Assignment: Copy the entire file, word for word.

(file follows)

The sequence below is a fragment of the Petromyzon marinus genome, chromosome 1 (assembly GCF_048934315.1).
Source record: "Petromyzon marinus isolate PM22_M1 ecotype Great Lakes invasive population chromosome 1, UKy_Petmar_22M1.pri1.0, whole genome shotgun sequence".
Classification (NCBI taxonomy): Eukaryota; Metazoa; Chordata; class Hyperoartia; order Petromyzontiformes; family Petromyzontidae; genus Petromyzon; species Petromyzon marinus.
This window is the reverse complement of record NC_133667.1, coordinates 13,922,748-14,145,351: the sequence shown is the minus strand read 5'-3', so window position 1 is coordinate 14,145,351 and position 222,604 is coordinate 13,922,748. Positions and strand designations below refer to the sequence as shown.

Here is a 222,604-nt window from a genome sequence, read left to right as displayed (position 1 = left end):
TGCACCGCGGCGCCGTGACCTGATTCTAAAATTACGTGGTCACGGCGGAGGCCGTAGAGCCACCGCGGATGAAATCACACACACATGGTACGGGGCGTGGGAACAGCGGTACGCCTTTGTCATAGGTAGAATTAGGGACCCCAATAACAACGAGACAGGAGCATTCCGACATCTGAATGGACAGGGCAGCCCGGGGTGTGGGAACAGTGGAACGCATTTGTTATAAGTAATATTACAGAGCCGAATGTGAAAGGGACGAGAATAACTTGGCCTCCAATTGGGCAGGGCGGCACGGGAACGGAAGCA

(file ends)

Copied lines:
The sequence below is a fragment of the Petromyzon marinus genome, chromosome 1 (assembly GCF_048934315.1).
Source record: "Petromyzon marinus isolate PM22_M1 ecotype Great Lakes invasive population chromosome 1, UKy_Petmar_22M1.pri1.0, whole genome shotgun sequence".
Classification (NCBI taxonomy): Eukaryota; Metazoa; Chordata; class Hyperoartia; order Petromyzontiformes; family Petromyzontidae; genus Petromyzon; species Petromyzon marinus.
This window is the reverse complement of record NC_133667.1, coordinates 13,922,748-14,145,351: the sequence shown is the minus strand read 5'-3', so window position 1 is coordinate 14,145,351 and position 222,604 is coordinate 13,922,748. Positions and strand designations below refer to the sequence as shown.

Here is a 222,604-nt window from a genome sequence, read left to right as displayed (position 1 = left end):
TGCACCGCGGCGCCGTGACCTGATTCTAAAATTACGTGGTCACGGCGGAGGCCGTAGAGCCACCGCGGATGAAATCACACACACATGGTACGGGGCGTGGGAACAGCGGTACGCCTTTGTCATAGGTAGAATTAGGGACCCCAATAACAACGAGACAGGAGCATTCCGACATCTGAATGGACAGGGCAGCCCGGGGTGTGGGAACAGTGGAACGCATTTGTTATAAGTAATATTACAGAGCCGAATGTGAAAGGGACGAGAATAACTTGGCCTCCAATTGGGCAGGGCGGCACGGGAACGGAAGCA